Richard Saltoun Gallery presents Aktion: Conceptual Art & Photography (1960 – 1980), an exhibition which explores the global Conceptual art movement over two decades of photography, through the work of 26 artists from 13 countries. The presentation investigates different conceptual uses of photography within practices dealing with Feminism, political activism, performance and social critique.
Featured Artists: Eleanor Antin, Keith Arnatt, Renate Bertlmann, Marcel Broodthaers, Günter Brus, James Coleman, Ger Van Elk, Hans-Peter Feldmann, Robert Filliou, Barry Flanagan, Hans Haacke, Nigel Henderson, Ed Herring, John Hilliard, Kurt Kren, John Latham, Roelof Louw, Ana Medieta, Tony Morgan, Otto Muehl, Dennis Oppenheim, Gina Pane, Liliana Porter, Dieter Roth, Rudolf Schwarzkogler, Marie Yates.
Eleanor Antin’s 100 Boots (1971): Antin travelled the US photographing 100 black rubber boots in different scenarios, as a comment on the displaced people in America. To advertise her photos, she distributed them as postcards in a revolutionary global mail-art project.
Ger van ELK’s The Co-founder of the Word O.K. (1971): Comprising three photographs taken on Hollywood Boulevard of the artist miming the word ‘O.K’, this work which makes light of tourist attractions, was described by Van Elk as “touristic expressionism”.
Hans-Peter Feldmann's Sunday pictures (1976): A dedicated collector of images, Feldmann is famous for grouping found photographs and writing them a new narrative. This work gives a romantic collective meaning to what originally were throw-away images.
Hans Haacke’s Upstairs at Mobil (1981): Comprising a photo-etching of images and text across 10 panels, this work voices the artists politically driven satirical exposé of the marketing strategies of oil company Mobil.
Nigel Henderson’s Photograms (all c.1958): Also known as ‘Hendograms’, these rarely exhibited early examples of experimental British photography were made using an enlarger given to Henderson by Eduardo Paolozzi, and the debris he found walking the streets of London’s east end.
John Hilliard’s She Observed Her Reflection In The Glass (1976): A triptych of photographs taken inside London’s National Portrait Gallery of Velázquez’s The Rokeby Venus (1647-51) and a woman in the foreground observing the work; playing with ideas around the art object, reflection and gaze.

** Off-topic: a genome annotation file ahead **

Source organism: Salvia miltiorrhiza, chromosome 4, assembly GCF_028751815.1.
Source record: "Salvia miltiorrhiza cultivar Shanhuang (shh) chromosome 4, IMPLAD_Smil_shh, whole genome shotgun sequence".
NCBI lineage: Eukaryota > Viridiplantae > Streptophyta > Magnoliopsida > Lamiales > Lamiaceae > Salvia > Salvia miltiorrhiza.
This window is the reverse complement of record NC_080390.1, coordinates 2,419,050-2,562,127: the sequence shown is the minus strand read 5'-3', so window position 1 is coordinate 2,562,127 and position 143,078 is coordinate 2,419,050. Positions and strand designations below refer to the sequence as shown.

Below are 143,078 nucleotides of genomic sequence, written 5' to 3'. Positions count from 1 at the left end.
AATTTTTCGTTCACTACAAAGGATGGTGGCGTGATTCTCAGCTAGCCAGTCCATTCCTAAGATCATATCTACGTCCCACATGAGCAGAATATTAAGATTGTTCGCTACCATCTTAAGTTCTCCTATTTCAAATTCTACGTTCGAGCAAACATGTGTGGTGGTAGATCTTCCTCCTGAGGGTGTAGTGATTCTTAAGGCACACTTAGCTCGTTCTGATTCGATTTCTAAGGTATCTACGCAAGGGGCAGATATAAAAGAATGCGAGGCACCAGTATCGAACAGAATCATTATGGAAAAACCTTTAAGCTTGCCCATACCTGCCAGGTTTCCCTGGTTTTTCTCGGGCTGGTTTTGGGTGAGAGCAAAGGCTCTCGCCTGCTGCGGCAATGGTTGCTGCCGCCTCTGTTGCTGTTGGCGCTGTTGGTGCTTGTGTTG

Kurt Kren’s Video Stills (1960s-1970s): A collection of highly experimental films of actions and performances by the Austrian pioneer of structural film-making, spanning two-decades.
Roelof Louw’s Mirror Fragmentation (1977): A large-format photograph which depicts a broken mirror carefully placed on the floor of an empty room, integrating and expanding the interior architectural space.
Dennis Oppenheim’s Reading Position for Second Degree Burn (1970): Where we see the artist sunbathing for 5 hours, a book placed over his chest, recording the change in his skin tone before and after.
Rudolf Schwarkogler’s Aktion mit seinem egenen Korper [Action with one’s own body] (1966): The Viennese Actionist was 25 when he staged this performance, just 4 years before his death. In a sequence of 15 photos he embodies a despairing feeling toward the cruelty of the world. The work belongs to his Aktion series, which also takes the title of the show.
Marie Yates’ Waterfall Working Islawr-dref (1975): The visual and textual documentation of a journey in the wild, this marks the first time this work has been on public view since 1975, when it was produced for the British Council exhibition "Time Words and the Camera".
Aktion: Conceptual Art & Photography (1960 – 1980) precedes a presentation of the photographic and video work Voyage to Italy (2008) by the British artist Victor BURGIN, opening 30 August 2018.